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Practice Management > Building Your Business

How an Advisor’s Time Translates Into Value

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Time is money. Everyone who has sat in a taxi stuck in traffic would agree. The meter moves, even when you don’t. Prospects often don’t understand the value of training and experience. Both take time.

Cut to the Chase, Please

Before I lay out my carefully thought-out argument, I’ll recount a great expression I heard a financial advisor use. The prospect laid out their situation. The advisor responded with their solution. The prospect, looking at the fees connected to the product, asked: “I don’t understand why I should be paying you so much. It only took you 15 minutes to give me a solution.”

The advisor remarked: “It took 15 minutes to explain the solution. It took 15 years of experience, working with many people with different problems, to learn the solution to your problem.”

So, What’s the Logic?

To many people, New York City is the center of the universe. Manhattan specifically. According to The New York Times, 65 million people visited NYC in 2018.

Everyone has heard of factory outlets, but the jewel in the crown is warehouse or showroom sample sales. They usually aren’t advertised. They take place in the tri-state area, where the massive warehouses (or designer showrooms) are located. But, if you are in the right place at the right time, you can get stuff you want at maybe as much as 85%-90% off list price.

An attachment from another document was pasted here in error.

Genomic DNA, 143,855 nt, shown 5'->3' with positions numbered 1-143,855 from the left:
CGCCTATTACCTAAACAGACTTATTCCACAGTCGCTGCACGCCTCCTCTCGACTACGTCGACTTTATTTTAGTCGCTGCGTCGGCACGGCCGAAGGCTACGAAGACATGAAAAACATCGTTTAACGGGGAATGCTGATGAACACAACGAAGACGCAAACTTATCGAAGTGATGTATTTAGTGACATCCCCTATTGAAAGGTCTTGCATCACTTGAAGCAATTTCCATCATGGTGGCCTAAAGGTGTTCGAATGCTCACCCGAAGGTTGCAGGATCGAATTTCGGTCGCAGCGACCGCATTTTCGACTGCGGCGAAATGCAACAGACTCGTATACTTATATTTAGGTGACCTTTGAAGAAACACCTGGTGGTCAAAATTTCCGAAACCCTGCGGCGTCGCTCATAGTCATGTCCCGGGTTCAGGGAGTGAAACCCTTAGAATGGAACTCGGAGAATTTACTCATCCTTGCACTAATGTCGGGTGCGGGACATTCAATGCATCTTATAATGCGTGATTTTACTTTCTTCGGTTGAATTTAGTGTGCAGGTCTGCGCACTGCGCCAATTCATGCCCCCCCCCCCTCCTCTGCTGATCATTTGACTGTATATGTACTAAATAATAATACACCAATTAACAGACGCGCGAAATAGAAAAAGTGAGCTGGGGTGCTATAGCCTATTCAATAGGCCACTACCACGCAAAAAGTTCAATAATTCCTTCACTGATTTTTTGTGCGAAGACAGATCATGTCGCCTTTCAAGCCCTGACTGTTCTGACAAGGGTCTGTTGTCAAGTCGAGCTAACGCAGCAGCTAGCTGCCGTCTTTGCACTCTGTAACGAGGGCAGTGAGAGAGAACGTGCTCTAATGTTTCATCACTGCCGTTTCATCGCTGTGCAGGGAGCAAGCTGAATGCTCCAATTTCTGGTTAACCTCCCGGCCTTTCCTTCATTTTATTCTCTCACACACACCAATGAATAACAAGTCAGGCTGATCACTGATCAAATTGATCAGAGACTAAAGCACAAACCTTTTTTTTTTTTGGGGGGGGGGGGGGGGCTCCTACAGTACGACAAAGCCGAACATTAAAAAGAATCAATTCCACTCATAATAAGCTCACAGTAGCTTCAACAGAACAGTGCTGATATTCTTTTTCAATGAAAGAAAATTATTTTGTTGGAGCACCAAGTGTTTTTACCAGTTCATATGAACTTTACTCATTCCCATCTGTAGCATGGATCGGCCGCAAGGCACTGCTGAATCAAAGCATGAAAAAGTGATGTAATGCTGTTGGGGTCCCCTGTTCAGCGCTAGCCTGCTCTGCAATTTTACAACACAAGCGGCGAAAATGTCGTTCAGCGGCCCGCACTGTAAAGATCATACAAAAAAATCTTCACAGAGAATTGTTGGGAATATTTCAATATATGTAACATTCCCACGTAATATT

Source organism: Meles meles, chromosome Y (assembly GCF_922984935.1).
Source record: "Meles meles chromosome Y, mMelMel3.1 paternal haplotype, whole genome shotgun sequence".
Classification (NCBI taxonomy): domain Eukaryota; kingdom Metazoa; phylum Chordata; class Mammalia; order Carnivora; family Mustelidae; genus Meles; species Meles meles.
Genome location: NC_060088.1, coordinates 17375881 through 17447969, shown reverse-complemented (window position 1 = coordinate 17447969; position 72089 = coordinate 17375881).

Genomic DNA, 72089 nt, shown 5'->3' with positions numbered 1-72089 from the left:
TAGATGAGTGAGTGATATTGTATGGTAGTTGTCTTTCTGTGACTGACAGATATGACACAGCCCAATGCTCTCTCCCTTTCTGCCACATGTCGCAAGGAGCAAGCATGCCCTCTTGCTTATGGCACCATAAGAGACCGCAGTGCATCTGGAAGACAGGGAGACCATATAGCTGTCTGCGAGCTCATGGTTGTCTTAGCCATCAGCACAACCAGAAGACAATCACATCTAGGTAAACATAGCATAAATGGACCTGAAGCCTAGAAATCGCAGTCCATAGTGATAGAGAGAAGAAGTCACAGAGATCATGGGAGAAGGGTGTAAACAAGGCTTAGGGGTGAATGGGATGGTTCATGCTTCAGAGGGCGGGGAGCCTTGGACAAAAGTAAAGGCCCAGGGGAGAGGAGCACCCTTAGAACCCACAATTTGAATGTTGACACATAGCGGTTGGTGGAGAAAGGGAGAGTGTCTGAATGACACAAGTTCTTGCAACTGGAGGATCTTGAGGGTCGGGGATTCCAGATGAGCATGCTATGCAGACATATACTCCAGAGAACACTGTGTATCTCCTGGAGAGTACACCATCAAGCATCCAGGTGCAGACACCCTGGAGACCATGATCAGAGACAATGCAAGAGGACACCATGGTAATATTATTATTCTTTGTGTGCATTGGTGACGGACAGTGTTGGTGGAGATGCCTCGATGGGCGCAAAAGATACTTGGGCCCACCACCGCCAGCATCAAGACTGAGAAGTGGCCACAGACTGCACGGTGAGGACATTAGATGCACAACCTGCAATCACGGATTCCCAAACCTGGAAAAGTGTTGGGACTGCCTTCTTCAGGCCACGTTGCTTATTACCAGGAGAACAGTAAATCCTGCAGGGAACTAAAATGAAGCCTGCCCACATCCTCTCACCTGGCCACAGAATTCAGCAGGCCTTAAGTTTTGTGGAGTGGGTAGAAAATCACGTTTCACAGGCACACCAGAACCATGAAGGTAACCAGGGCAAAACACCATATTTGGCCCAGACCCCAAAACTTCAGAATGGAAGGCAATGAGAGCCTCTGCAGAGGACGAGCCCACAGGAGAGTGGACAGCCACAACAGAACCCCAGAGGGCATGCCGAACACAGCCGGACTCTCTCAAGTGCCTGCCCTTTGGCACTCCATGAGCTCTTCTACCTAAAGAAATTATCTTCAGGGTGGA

You attend one of those sales. You get a great deal. You tell a friend. They are upset you didn’t lay out your own money and get one for them, too.

Here’s what they don’t understand. You spent months researching the sales. You drove to the warehouse. You stood in line with 1,000 other people. This might have taken two hours. (FYI: At NYC’s showroom sales, hiring “professional line sitters” to stand in line for you until they get to the front, is not unheard of.)

You fought the crowds. You found the deals. You stood in another long line to pay. You took another long car ride home. You ironed and cleaned your find.

The actual item might have cost 10 cents on the dollar. It’s really desirable. The value was in the research, time spent driving, standing in line, shopping, paying, driving back and cleaning your find. The money you handed over was only a minor part of the shopping expedition.

The friend who said: “Why didn’t you buy me one?” might as well be saying: “My time is valuable. Yours is not.”

Back to Financial Services

You meet with a prospect. You learn about them. Gather data. Develop a financial plan. Select appropriate investments where you have prior experience. Develop a proposal. Present the proposal. Consider the tax consequences. Explain the costs. Ask for the order.

The actual transaction to place the order is a small part of the overall process. Wouldn’t you think the fees from placing the order (and starting the long-term relationship) pay for the previous process?

Will prospects understand the entire process has value? Maybe. Maybe not. Some still don’t get why you didn’t buy them something at the sample sale.

— Check out 10 Mistakes Investors Make Without Advisors on ThinkAdvisor.


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